Re: private use of commons
From: Eris Weaver (
Date: Fri, 1 Oct 2004 16:19:07 -0700 (PDT)
Lynn Nadeau said:
> My vision of commons use has always been that it would always and only be
> for community projects, equally accessible to all members. A trend is
> emerging which I find disturbing. Is this "privatization" or simply an
> efficient way to get more happening on the commons and satisfy various
> members? What do you think?
<examples omitted>

Wow. The attitudes of some of your members (who won't discuss it) really
seem counter to what cohousing is supposed to be about! It would seem that
your process is breaking down in some way. We have had very good results
from having a process workshop, bringing in an outside
facilitator/consultant, about once a year or so. We do one day for the
whole community and one day with just the Facilitation team. It keeps
everybody on the same page regarding our community goals and process.
Maybe it's time for your community to try something like that?

We've been living on-site for a year. Early on, one household wanted to
build a small fence around their unit which would encompass a small bit of
community space (they were wanting to confine a dog). I don't remember the
stated reason for them wanting the extra space - it may have had to do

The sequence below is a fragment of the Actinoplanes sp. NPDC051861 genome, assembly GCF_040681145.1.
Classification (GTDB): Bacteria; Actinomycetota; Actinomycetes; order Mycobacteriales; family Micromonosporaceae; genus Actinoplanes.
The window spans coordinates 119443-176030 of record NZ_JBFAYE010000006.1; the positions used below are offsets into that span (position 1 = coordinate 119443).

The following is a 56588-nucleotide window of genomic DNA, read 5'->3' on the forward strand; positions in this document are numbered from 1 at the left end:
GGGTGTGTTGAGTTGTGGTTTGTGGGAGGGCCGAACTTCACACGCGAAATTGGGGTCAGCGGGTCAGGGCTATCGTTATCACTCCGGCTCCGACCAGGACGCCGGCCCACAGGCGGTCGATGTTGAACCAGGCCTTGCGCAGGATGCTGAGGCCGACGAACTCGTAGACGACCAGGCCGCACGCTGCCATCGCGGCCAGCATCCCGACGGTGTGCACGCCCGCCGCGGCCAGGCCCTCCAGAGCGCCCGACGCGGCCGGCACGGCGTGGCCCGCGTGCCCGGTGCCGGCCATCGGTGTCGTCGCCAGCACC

with the odd size of their private lot. The group vociferously opposed
turning any common space into individual use. It seemed like a slippery
slope -- what about the next person who wanted extra space to park their
trailer, build a rabbit pen, put up a storage shed, etc. Pretty soon there
would be no open space left!

(I can't remember where you are on the urban/rural spectrum. We're thirty
units on 2.5 acres smack downtown with NOT much common space; I would
suspect people in more spread out communities might have a different
approach to space than us urban folk for whom space is a rare commodity?)

> Does satisfying individual needs rank high as building community? To be
> happy here, I need to do what I want, where I want, when I want? If I
> can't, you are squashing my spirit, my creativity, and the community will
> suffer?

Boy, that balance -- the individual versus the group. The group is
composed of individuals. What is best for one individual may not be best
for the group as a whole, and vice versa. We try, in EVERY meeting and
EVERY attempt on consensus on EVERY issue, to remind ourselves that we are
attempting to decide "is this the best course of action for the community
as a whole?" versus "do I personally like this course of action best?". It
would seem to me that an attitude of "I want to do what I want, when I
want, where I want" is just not compatible with community living!

Eris Weaver

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